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Environmental DNA unveils deep phylogeographic structure of a freshwater fish.

Molecular Ecology 2024 April 2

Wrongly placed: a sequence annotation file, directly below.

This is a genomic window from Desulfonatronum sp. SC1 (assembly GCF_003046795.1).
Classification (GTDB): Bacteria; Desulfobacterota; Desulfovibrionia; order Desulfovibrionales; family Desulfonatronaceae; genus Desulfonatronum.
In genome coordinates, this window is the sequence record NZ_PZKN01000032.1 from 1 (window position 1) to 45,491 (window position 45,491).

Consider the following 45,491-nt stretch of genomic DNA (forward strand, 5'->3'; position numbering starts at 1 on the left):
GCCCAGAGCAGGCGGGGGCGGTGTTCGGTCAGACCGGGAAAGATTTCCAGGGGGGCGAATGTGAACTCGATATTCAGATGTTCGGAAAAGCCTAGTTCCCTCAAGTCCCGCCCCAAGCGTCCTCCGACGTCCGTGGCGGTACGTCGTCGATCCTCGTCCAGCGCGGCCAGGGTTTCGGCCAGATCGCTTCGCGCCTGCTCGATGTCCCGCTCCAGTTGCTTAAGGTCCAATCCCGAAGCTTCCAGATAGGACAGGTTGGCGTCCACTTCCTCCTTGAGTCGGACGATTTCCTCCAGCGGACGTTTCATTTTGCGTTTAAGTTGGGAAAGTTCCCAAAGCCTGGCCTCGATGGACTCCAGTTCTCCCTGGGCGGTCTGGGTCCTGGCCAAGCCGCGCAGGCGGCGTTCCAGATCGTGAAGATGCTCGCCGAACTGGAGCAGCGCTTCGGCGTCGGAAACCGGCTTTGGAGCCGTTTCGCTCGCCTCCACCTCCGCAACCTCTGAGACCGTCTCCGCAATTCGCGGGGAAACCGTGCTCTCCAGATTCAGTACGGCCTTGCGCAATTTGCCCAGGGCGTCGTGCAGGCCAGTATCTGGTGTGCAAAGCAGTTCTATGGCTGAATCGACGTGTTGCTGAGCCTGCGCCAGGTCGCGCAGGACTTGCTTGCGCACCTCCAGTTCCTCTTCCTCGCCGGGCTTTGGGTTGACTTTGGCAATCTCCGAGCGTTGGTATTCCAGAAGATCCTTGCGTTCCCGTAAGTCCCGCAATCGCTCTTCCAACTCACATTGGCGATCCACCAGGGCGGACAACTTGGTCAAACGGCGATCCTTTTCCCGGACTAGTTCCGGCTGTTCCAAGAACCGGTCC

Phylogeography bears an important part in ecology and evolution. However, current phylogeographic studies are largely constrained by limited numbers of individual samples. Using an environmental DNA (eDNA) assay for phylogeographic analyses, this study provides detailed information regarding the history of Siberian stone loach Barbatula toni, a primary freshwater fish across the whole range of Hokkaido, Japan. Based on an eDNA metabarcoding on 293 river water samples, we detected eDNA from B. toni in 189 rivers. A total of 51 samples, representing the entire island, were then selected from the B. toni eDNA-positive sample set for the subsequent analyses. To elucidate the phylogeographic structure of B. toni, newly developed eDNA metabarcoding primers (Barba-cytb-F/R) were applied to these samples, specifically targeting their haplotypic variation in cytochrome b. After a bioinformatic processing to mitigate haplotypic false positives, a total of 50 eDNA haplotypes were identified. Two regionally restricted, genetically distinct lineages of the species were revealed as a result of phylogeographic analyses on the haplotypes and tissue-derived DNA from B. toni. According to a molecular clock analysis, they have been genetically isolated for at least 1.5 million years, suggesting their ancient origin and colonisation of Hokkaido, presumably in the glacial periods. These results demonstrate how freshwater fishes can alter their distributions over evolutionary timescales and how eDNA assay can deepen our understanding of phylogeography.

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